Plan for the multilingual user interface (SharePoint Server 2010)
Applies to: SharePoint Server 2010, SharePoint Foundation 2010
Topic Last Modified: 2011-08-05
The new multilingual user interface feature in Microsoft SharePoint Server 2010 introduces the concept of a secondary language that the user can select. This feature displays the site user interface in a secondary language that the user selects and that is different from the primary language that was chosen when the site was created.
This article describes how to plan for using the multilingual user interface in your SharePoint Server 2010 site solution. This article does not describe how to deploy the language packs that are required to use the multilingual user interface or how to configure site settings to enable users to set their preferred language. For information about how to let individual users change the language that is used to display their site's user interface, see Make multiple languages available for your site's user interface. For more information about the multilingual user interface, see Multilingual user interface overview (SharePoint Server 2010).
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Before you can use the multilingual user interface in your SharePoint sites, the farm administrator must deploy language packs to the server so that they are available for use on sites. Decide which language packs are needed and when they will be deployed to the server. Site administrators must configure the language settings for individual sites to make specific languages available to site users. You should decide which languages are needed for each site and plan to have the site administrators enable specific languages for the sites they manage. For information about planning multilingual sites, see Plan for multilingual sites (SharePoint Server 2010). For information about deploying language packs, see Deploy language packs (SharePoint Server 2010).
If you will enable the multilingual user interface on your site to provide users a way to collaborate while they are using their preferred language, you must decide whether using the default multilingual user interface will be sufficient or whether application content will have to be translated. If you have application content that has to be translated, you should consider the following questions:
How will new and existing application content be translated? Will individual team members translate application content directly in the user interface as it becomes necessary, or will you export resource files in the languages that are needed for the site and have them all translated at once? If users create new application content in a secondary language, you must plan for who will translate that content into the primary language of the site and for the other secondary languages. If you plan to create complex pages, such as new menu pages, or develop custom solutions, such as features that create lists, you must plan to use the object model to provide translations in secondary languages.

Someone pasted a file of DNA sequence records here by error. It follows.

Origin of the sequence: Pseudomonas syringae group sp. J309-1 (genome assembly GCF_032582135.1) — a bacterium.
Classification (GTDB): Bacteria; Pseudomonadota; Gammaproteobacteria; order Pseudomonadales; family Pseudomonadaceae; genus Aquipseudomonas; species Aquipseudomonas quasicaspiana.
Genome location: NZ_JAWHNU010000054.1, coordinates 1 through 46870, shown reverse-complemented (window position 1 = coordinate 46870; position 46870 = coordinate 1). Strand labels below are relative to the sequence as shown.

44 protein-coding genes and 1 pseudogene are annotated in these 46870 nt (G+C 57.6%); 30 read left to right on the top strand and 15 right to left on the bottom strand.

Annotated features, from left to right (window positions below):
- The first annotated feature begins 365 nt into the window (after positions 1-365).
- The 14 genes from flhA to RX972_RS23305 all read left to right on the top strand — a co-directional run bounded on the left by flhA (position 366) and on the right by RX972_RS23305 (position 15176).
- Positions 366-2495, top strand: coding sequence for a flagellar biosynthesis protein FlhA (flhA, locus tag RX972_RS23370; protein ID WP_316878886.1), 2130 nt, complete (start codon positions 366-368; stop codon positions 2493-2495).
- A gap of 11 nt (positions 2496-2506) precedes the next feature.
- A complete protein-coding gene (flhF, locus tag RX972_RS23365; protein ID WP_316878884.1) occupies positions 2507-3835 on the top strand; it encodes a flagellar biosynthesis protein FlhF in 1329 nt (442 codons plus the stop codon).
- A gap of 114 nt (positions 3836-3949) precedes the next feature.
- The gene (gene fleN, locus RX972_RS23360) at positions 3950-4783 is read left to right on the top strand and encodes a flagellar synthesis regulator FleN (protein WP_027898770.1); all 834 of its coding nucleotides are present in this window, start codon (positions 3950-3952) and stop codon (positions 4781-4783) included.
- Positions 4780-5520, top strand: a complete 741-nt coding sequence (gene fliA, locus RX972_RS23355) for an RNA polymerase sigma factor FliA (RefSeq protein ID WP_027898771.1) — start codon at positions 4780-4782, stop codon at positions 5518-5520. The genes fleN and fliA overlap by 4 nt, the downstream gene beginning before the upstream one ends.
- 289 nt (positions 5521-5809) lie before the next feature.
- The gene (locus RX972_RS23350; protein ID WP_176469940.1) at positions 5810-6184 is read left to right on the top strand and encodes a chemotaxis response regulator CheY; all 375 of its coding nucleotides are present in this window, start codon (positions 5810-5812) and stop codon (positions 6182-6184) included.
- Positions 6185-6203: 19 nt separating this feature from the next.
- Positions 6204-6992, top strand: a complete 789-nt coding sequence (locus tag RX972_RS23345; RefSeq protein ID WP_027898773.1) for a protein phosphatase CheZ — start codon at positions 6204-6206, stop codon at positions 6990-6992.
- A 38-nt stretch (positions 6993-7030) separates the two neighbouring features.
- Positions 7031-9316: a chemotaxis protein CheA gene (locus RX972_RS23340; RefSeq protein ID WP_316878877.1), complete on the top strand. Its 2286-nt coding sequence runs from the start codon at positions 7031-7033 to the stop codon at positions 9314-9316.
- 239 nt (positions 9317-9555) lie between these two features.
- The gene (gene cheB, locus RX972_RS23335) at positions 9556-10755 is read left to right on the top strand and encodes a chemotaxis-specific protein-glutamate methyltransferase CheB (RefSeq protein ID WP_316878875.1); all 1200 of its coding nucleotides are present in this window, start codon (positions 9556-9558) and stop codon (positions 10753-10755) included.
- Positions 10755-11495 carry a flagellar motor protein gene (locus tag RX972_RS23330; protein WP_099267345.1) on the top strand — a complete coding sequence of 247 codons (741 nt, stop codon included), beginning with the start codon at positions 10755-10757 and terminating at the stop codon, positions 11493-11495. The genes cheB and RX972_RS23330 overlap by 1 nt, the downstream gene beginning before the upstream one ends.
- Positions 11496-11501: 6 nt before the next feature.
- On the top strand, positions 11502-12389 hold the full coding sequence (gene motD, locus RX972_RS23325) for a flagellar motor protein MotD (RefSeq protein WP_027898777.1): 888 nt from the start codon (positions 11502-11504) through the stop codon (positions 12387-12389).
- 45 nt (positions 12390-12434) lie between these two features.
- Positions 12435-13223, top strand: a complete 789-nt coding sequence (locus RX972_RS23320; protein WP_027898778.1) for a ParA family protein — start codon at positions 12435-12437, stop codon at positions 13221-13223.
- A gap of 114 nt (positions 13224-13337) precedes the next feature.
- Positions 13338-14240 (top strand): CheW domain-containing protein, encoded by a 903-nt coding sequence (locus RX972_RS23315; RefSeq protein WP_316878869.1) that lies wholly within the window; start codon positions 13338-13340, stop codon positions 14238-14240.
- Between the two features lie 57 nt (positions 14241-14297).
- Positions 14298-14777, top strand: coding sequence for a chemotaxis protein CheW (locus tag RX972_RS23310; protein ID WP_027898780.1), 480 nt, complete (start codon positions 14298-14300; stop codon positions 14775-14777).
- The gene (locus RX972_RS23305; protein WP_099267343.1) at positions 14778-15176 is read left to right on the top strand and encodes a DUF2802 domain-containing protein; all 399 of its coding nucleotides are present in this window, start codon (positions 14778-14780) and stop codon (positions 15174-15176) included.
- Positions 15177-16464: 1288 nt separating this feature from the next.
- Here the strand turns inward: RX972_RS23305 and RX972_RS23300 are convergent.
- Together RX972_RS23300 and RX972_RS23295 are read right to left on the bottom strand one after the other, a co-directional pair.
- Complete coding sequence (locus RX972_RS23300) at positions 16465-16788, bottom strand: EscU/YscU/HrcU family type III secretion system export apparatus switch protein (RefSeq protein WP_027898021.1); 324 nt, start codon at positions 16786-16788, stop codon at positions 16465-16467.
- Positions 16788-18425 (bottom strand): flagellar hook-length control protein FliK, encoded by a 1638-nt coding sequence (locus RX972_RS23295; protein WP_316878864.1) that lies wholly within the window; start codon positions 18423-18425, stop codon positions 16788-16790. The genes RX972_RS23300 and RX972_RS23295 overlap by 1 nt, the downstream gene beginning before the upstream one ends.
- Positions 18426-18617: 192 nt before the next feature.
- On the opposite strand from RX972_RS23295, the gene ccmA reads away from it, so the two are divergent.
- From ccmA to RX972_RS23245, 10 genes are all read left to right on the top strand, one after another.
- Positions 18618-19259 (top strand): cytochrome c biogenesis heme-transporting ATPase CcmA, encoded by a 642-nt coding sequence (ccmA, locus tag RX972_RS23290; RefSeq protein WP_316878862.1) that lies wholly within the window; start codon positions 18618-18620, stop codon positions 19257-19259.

Who will translate the application content? Will the translation of resource files be done by someone within your organization, or will you need to have a third-party translate them for you?
How will updates to the application content be handled? Will changes to the user interface be translated as changes are made, or will changes be made on a periodic schedule? This might depend on the size and scale of the sites and the content that is included.
How should translation overwrites be handled? Do you want changes in the primary language to overwrite string values in secondary languages? If so, then you must enable the Overwrite Translations option on the Language Settings page.
What column names must be changed? What column names must be translated, and for which languages? Will the column names be at the list level or at the site level?
If language packs are updated as part of a service pack release for SharePoint, you must update the language packs on the server when the service pack is installed. You should plan to coordinate with the farm administrator to monitor the release of service packs and any associated language packs so that you are aware of updated language packs that need to be installed for your users.